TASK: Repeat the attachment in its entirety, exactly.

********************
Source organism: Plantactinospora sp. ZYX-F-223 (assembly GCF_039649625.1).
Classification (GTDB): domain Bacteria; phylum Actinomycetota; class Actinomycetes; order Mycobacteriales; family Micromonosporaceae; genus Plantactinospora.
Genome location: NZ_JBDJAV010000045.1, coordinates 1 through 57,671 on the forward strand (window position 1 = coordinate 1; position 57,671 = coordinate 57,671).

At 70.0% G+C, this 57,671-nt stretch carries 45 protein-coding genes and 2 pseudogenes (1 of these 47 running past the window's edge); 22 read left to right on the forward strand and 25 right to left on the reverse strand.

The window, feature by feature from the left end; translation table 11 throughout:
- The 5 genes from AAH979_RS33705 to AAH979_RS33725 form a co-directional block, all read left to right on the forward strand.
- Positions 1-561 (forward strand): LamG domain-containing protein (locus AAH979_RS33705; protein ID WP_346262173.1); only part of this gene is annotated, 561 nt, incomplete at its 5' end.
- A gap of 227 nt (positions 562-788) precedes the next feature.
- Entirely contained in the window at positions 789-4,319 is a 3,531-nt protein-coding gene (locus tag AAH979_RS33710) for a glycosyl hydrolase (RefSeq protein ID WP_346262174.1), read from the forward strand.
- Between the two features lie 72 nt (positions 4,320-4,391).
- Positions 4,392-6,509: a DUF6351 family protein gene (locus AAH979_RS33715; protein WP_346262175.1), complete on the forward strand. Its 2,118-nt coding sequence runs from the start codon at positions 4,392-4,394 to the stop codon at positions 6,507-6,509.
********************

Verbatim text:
Source organism: Plantactinospora sp. ZYX-F-223 (assembly GCF_039649625.1).
Classification (GTDB): domain Bacteria; phylum Actinomycetota; class Actinomycetes; order Mycobacteriales; family Micromonosporaceae; genus Plantactinospora.
Genome location: NZ_JBDJAV010000045.1, coordinates 1 through 57,671 on the forward strand (window position 1 = coordinate 1; position 57,671 = coordinate 57,671).

At 70.0% G+C, this 57,671-nt stretch carries 45 protein-coding genes and 2 pseudogenes (1 of these 47 running past the window's edge); 22 read left to right on the forward strand and 25 right to left on the reverse strand.

The window, feature by feature from the left end; translation table 11 throughout:
- The 5 genes from AAH979_RS33705 to AAH979_RS33725 form a co-directional block, all read left to right on the forward strand.
- Positions 1-561 (forward strand): LamG domain-containing protein (locus AAH979_RS33705; protein ID WP_346262173.1); only part of this gene is annotated, 561 nt, incomplete at its 5' end.
- A gap of 227 nt (positions 562-788) precedes the next feature.
- Entirely contained in the window at positions 789-4,319 is a 3,531-nt protein-coding gene (locus tag AAH979_RS33710) for a glycosyl hydrolase (RefSeq protein ID WP_346262174.1), read from the forward strand.
- Between the two features lie 72 nt (positions 4,320-4,391).
- Positions 4,392-6,509: a DUF6351 family protein gene (locus AAH979_RS33715; protein WP_346262175.1), complete on the forward strand. Its 2,118-nt coding sequence runs from the start codon at positions 4,392-4,394 to the stop codon at positions 6,507-6,509.